To paraphrase an age-old saying: If at first you don't succeed, well, dust off the historic launch pad and try another liftoff.
Not as catchy as the original, perhaps, but certainly fitting for SpaceX, which on Sunday is making its second attempt this weekend at NASA's Launch Complex 39A, at Kennedy Space Center in Florida. The first attempt, scrubbed Saturday with just 13 seconds before liftoff, was foiled by concerns over an anomaly discovered in the rocket's steering system.
The issue was "99% likely to be fine," Elon Musk, founder of the private space company, tweeted Saturday, "but that 1% chance isn't worth rolling the dice. Better to wait a day."
Btw, 99% likely to be fine (closed loop TVC wd overcome error), but that 1% chance isn't worth rolling the dice. Better to wait a day.
— Elon Musk (@elonmusk) February 18, 2017
And wait a day they did. SpaceX rescheduled its launch — which you can watch live in the video above — for Sunday morning at approximately 9:38 ET.
The delay, disappointing as it may have been, does nothing to damper the history of the moment. Where there's nothing rare about the 5,500 pounds of cargo strapped in for the resupply mission Sunday, the pad it's taking off from has quite a backstory: Launch Complex 39A was the site that sent the first humans to the moon in the 1969 Apollo 11 mission.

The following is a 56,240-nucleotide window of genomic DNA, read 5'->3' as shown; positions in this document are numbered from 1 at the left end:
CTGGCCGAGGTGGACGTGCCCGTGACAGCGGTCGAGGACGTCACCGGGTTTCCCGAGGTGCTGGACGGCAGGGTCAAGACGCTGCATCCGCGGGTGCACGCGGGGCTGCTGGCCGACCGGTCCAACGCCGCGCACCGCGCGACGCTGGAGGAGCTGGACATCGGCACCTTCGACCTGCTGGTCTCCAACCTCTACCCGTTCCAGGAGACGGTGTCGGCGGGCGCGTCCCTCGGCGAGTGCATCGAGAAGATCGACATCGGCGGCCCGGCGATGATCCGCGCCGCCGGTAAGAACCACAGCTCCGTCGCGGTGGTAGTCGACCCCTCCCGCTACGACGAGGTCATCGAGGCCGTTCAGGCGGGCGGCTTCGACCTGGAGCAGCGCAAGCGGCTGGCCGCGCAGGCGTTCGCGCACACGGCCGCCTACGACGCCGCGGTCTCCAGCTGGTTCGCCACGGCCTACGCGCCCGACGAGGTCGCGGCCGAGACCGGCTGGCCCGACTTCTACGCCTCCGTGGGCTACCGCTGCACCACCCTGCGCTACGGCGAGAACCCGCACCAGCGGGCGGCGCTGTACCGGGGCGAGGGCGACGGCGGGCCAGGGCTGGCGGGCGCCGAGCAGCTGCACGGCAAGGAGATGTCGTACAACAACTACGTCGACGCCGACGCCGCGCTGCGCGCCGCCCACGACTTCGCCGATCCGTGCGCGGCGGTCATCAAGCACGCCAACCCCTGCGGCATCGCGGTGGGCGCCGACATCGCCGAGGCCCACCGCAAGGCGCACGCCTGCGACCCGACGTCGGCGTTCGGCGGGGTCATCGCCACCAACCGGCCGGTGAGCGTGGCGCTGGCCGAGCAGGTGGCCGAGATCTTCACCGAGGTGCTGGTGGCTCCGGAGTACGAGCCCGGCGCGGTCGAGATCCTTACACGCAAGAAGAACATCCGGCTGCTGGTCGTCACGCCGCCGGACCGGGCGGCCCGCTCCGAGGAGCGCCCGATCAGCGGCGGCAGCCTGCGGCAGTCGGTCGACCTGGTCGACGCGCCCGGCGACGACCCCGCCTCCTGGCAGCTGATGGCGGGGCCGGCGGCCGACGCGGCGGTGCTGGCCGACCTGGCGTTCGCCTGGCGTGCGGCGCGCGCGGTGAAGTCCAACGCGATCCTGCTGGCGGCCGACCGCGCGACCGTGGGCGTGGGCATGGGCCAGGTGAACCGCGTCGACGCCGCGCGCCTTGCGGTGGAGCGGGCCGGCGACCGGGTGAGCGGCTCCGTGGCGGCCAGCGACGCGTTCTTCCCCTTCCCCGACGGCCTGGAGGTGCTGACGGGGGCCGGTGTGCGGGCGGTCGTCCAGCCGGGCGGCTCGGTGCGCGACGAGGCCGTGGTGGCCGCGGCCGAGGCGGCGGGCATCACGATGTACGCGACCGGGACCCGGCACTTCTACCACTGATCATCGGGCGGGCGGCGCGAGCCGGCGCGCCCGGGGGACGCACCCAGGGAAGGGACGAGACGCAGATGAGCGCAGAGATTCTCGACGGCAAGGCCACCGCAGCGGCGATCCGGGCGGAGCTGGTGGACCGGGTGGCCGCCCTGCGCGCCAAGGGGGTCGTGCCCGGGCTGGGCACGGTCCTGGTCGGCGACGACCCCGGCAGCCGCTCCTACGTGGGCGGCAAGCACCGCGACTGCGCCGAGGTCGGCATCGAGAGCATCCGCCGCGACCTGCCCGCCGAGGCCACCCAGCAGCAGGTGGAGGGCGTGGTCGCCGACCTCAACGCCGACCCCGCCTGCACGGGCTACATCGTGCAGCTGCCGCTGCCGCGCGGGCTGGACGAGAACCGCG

It was the pad for a number of NASA's most important missions — from its early days sending people to space, to the three decades of the space shuttle program.
Now the pad, which hasn't been used since that program ended, is getting dusted off for a new era "as a spaceport open for use by public — and commercial — missions to space," NPR's Rae Ellen Bichell.
That includes SpaceX, which is sending a Dragon spacecraft to the International Space Station with a Falcon 9 rocket — then, if all goes to plan, landing the first stage of that rocket back on a platform.
As we noted Saturday, NASA says the resupply mission packs supplies and materials for more than a few experiments:
"Science investigations launching on Dragon include commercial and academic research investigations that will enable researchers to advance their knowledge of the medical, psychological and biomedical challenges astronauts face during long-duration spaceflight.
"One experiment will use the microgravity environment to grow stem cells that are of sufficient quality and quantity to use in the treatment of patients who have suffered a stroke. A Merck Research Labs investigation will test growth in microgravity of antibodies important for fighting a wide range of human diseases, including cancer."
This time around, SpaceX appears confident about the chances of a successful launch. "All systems go," the company declared in a tweet Sunday morning.
— SpaceX (@SpaceX) February 19, 2017